Teachers and administrators are often very optimistic about what a group of students in an elementary dual-language program can accomplish. Depending on the grade level, students may spend 80-90% of their day immersed in the target language. But what about students who are in a FLES (foreign language in elementary school) program? They might be getting only one hour per week of class time in the target language. How can that time be used effectively? One option is to use tasks.
Research shows that students who do task work as part of a language program tend to learn more. So what is a task? Tasks have a purpose. We use tasks to learn something about ourselves. Tasks also always have an outcome that is not language. With my adult classes, a common task that I like to use is to take a class survey and then to compare our answers to national averages. During one of the first classes, with the help of the Social Security Administration, we can see if any of us have one of the most common names in America. With this task, students get to use the small amount of language that they have to learn actively, rather than passively listening to a lecture.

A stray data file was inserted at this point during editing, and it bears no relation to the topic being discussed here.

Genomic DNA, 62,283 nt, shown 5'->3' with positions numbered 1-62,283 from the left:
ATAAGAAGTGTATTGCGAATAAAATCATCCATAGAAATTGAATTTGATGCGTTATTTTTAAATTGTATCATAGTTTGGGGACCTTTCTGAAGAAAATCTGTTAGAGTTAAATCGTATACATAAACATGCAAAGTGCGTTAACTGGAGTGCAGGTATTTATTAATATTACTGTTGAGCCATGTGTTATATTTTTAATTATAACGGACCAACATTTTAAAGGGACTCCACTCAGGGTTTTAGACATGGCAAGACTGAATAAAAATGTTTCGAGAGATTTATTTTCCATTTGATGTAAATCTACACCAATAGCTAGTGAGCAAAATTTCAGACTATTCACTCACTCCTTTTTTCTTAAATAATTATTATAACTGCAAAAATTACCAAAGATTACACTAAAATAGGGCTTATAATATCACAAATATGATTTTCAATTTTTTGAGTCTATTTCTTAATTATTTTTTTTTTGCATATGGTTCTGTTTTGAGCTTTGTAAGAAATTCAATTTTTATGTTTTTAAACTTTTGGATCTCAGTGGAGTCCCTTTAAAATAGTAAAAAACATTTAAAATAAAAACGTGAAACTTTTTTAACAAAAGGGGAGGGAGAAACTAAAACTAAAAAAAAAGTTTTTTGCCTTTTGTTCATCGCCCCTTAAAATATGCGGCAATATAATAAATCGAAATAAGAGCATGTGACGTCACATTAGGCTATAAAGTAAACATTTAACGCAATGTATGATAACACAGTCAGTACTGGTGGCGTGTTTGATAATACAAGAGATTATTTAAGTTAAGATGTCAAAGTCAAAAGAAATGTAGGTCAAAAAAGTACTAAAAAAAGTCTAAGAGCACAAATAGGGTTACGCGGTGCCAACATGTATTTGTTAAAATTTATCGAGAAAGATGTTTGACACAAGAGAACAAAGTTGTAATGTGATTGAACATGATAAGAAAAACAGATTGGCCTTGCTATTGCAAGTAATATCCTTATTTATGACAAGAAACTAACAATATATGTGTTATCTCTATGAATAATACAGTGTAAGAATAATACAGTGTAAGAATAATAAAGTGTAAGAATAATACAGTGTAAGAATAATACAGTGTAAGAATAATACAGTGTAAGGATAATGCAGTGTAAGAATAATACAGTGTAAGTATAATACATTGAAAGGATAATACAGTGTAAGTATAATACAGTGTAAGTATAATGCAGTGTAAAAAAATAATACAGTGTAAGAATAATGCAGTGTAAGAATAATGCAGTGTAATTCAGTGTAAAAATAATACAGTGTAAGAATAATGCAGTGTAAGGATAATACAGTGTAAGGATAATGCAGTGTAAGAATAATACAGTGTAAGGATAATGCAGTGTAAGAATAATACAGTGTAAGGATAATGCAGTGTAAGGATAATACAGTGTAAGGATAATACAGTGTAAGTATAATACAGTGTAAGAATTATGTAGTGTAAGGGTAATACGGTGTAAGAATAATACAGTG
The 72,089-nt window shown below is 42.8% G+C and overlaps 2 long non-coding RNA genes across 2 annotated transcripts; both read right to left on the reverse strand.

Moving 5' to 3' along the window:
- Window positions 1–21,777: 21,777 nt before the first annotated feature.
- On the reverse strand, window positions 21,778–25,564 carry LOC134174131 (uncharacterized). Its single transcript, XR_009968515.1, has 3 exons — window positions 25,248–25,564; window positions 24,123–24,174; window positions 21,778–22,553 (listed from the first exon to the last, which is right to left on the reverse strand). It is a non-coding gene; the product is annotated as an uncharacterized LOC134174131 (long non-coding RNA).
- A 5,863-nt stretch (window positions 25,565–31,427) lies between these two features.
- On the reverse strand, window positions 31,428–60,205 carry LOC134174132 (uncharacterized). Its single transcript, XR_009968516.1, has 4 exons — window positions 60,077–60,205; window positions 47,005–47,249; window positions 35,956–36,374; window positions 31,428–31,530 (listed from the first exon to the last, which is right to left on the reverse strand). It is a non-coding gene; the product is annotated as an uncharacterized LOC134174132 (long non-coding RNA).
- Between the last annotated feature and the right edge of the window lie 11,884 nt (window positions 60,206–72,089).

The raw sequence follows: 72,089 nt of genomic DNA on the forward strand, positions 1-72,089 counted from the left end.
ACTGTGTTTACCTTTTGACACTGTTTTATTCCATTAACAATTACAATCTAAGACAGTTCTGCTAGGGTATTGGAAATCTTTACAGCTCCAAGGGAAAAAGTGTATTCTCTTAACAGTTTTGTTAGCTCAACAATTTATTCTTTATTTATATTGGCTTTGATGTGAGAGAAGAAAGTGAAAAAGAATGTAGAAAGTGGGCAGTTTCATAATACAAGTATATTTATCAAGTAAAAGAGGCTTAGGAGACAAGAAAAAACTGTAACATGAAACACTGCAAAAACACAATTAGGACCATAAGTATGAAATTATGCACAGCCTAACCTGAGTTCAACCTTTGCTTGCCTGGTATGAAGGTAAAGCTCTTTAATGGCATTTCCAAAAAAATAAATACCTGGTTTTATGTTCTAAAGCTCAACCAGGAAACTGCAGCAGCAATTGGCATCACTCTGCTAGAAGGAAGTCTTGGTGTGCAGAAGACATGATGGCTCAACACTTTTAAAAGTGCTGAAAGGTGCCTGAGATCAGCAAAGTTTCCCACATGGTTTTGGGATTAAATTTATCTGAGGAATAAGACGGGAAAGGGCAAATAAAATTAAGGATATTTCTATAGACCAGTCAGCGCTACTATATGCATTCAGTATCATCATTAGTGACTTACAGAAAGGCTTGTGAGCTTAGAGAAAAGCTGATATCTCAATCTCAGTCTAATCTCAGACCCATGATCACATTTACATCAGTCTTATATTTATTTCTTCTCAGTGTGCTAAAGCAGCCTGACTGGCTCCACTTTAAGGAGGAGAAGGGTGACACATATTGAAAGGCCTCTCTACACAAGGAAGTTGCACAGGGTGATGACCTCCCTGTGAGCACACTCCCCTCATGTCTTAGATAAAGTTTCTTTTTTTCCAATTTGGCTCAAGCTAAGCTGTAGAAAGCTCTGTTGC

For children, a task might take a bit more preparation. For a group of young beginners, a task I did recently was to have the group graph their family members. The resulting graph is shown below with the names blurred out for privacy. Since our topic was family, we used the words for mom, dad, and siblings over and over as we filled in the graph. We also used numbers as we counted the number of moms, dads, elder brothers, elder sisters, etc in the class. The students who did this task are novice beginners, with only a knowledge of maybe 30 words, but they used more than half of those words in completing this task.